It started out just like it had in previous years, a few fruits ripening in a few groves here and there, mostly in the center of the territory. A few of our more central females and their offspring started traveling with the core group of high ranking males. As more and more trees ripened, more chimps joined the foraging party, following the ripening crop further and further from the center of the territory. Each day fewer and fewer of them split off to forage on their own until, suddenly, one day in late May we realized that all but one of the Kanyawara chimps was here, foraging, and traveling, and sleeping together. Counter to their general proclivities, the community had effectively stopped fissioning and was spending their days traveling as a huge cohesive unit. We followed them like this for days, amazed at what we were seeing and the joy of seeing it. And then it just kept on going like that for weeks!


Of course, the best parts for me weren’t necessarily the foraging or traveling but the huge increase in social time! With so much food to go around, rates of interactions, both aggressive and affiliative, soared. While the almost-adult males ramped up their physical displays, vying for dominance, they played with each other and other group members just as often. Mothers and their offspring clumped together to play and groom. In fact, some moms were feeling so social that they played with each other to the exclusion of their infants! As play rates and grooming shot through the roof, so did my data collection. By the time that the Uvariopsis dwindled and the group finally began to fission again in mid-July, I had already captured multiple follows of every single infant and juvenile while they ranged, and played, with the whole community. Talk about wrapping things up on a high note!

It’s not necessarily unique to see so many chimps together, especially among the very large communities like Ngogo (230+ members). But to see such a large proportion of Kanyawara together and spending so much time traveling and playing with each other was truly exceptional. It could not have been a more perfect summer for data collection, and it is an experience I will cherish forever.

Utah at play, all day.

Grantee Spotlight: Laura Abondano

We are excited to begin sharing the work of our spring 2017 grantees! Here we have Laura Abondano, PhD candidate from the University of Texas at Austin, who was awarded a Leakey Foundation Research Grant for her project entitled “Mating strategies of female lowland woolly monkeys in Amazonian Ecuador.”

Meet Grulla, an adult female woolly monkey, and her recently born baby girl, Grizzly. Grizzly is one of the infants that was born in the 2017 woolly monkey birthing season at our study site in the Ecuadorian Amazon. During the 2016 mating season, Grulla was perhaps the female that we saw engaging most often in sexual behaviors, and we saw her mate with almost every non-juvenile male in the group! Now, seven and a half months later (which is the average gestation period for woolly monkeys), she has given birth to this baby girl.

Grulla, a female woolly monkey, with her infant who was born during the 2017 birthing season.

Woolly monkey females are very active at soliciting males for copulation, and they do so by either presenting their genitals to a male, touching a male’s genitals, or by making a teeth chattering expression. Often these behaviors lead to the male mounting the female. What is really interesting is that female woolly monkeys, like Grulla, will display these solicitation behaviors to almost every adult male (and sometimes even subadult males) in the group. However, despite the fact that females copulate with multiple males in the group during a single ovulation cycle, not all males father babies equally. In fact, larger and presumably older adult males are the ones that sire most of the infants in our study groups. This discrepancy between the number of female mating partners and actual sires has caused us to wonder if woolly monkey females employ a strategy similar to that reported in some studies of women in which they become more selective of their mates during ovulation but still engage in sexual behaviors with other types of males outside their peak fertility period. By choosing to mate with larger males when they are they are ovulating but still copulating with other males outside their fertile period, woolly monkey females may be able to confuse paternity among the males and increase their chances of obtaining potential benefits (e.g., food sharing, protection, social interactions) from all males in the group.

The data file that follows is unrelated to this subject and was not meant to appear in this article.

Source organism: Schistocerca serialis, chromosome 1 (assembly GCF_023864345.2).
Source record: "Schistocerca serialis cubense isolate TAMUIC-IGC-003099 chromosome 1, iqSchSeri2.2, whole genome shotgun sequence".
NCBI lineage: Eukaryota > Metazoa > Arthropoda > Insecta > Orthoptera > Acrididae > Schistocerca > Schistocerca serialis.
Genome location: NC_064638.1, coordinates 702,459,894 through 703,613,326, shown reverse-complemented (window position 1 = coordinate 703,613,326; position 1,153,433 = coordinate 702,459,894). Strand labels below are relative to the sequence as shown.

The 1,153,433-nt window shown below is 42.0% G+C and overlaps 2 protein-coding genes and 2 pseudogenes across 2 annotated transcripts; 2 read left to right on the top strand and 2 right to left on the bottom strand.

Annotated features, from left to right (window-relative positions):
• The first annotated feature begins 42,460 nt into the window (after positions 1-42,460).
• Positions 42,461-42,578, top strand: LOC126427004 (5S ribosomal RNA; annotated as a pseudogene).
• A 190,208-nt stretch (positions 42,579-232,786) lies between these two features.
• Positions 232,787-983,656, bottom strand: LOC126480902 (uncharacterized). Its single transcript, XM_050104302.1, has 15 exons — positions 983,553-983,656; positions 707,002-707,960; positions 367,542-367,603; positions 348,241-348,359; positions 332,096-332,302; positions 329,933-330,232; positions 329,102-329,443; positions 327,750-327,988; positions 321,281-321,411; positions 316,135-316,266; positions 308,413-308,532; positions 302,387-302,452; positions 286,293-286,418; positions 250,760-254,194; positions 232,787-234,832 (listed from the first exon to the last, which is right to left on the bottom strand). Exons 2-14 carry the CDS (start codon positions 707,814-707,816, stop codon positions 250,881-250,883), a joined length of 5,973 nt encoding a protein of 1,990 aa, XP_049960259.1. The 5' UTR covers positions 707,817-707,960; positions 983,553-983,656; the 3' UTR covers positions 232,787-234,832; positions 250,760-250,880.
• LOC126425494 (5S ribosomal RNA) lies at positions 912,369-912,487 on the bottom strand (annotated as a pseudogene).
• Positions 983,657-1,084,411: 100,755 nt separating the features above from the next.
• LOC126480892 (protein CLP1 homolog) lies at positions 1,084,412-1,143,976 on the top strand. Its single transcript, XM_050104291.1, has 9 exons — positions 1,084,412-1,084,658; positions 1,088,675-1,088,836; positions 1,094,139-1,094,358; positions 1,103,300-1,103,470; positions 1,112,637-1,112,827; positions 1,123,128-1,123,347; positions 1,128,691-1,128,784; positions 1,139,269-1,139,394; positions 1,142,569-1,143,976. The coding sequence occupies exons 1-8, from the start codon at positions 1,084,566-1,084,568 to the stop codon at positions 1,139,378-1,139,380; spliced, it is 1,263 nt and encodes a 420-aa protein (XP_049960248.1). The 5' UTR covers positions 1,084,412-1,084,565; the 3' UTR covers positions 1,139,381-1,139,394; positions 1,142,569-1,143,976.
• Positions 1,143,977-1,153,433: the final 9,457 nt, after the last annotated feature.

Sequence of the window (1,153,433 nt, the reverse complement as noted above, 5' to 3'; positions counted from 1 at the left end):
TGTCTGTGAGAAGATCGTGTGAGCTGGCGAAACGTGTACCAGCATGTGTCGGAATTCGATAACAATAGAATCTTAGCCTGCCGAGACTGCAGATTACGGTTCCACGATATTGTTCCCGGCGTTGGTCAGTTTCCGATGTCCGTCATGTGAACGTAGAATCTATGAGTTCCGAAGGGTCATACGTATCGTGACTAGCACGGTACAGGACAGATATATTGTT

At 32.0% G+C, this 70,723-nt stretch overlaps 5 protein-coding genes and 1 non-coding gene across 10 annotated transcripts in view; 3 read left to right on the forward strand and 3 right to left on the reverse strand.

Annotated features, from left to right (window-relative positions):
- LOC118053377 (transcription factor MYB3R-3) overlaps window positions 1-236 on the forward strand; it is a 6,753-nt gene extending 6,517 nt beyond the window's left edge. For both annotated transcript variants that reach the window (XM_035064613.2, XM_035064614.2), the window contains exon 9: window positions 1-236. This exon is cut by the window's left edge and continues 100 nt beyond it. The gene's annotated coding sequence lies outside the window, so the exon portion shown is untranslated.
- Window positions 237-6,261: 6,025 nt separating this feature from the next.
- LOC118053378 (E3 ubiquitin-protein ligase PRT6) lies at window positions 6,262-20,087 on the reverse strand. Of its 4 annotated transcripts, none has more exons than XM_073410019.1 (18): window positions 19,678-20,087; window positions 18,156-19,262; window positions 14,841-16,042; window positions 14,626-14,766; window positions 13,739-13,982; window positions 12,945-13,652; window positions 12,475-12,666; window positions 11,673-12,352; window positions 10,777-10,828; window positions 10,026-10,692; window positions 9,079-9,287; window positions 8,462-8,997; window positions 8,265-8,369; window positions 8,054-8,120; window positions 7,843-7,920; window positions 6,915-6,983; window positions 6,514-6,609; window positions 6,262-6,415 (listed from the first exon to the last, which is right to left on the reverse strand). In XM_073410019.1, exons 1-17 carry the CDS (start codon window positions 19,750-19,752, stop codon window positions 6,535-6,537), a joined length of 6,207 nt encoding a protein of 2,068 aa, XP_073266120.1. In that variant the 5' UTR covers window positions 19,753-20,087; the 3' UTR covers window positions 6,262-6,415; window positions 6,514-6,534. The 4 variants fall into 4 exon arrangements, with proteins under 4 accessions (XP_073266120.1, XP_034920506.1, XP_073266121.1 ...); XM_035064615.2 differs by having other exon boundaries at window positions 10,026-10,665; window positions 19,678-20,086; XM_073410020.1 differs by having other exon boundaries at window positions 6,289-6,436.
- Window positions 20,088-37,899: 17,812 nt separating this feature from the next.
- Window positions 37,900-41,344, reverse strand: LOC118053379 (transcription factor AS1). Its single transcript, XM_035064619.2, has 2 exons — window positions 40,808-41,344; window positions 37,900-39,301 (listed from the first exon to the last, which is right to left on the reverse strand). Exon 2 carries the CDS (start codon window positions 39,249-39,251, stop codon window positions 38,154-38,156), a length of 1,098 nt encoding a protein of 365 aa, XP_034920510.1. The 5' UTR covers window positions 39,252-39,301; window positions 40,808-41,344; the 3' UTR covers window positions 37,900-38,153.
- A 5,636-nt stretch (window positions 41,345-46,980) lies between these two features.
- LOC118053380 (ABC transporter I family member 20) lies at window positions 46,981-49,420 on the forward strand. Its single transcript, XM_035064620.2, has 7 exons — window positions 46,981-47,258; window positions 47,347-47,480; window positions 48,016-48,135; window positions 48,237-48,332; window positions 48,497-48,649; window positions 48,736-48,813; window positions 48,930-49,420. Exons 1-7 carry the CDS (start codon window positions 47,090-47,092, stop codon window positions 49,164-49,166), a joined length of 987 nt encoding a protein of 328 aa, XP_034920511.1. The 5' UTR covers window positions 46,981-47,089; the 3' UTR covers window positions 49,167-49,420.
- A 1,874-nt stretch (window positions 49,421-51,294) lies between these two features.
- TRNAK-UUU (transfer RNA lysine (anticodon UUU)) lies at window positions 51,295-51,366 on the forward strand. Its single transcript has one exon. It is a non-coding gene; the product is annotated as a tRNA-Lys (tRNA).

From left to right: Laura Abondano (PhD candidate at the University of Texas at Austin), Savannah Perez (University of California at Santa Barbara), and David Mantilla (Universidad Central de Quito) following woolly monkeys at the Tiputini Biodiversity Station, Ecuador.

During this 2017 field season with the help of two field assistants, I will be following female woolly monkeys that are sexually receptive, as well as females, like Grulla, that became pregnant during the 2016 mating season. Although Grulla is now no longer copulating, we are interested in seeing how males interact with her infant. If Grulla was successful at confusing Grizzly’s paternity last year, perhaps we will see multiple males engaging in affiliative behaviors with the infant. We hope to continue working with these woolly monkeys to determine whether male-infant interactions represent possible paternal affiliation or if males are engaging in social behaviors with infants to possibly influence females’ mate choice decisions and increase the male’s chances of mating with those infants’ mothers in the future.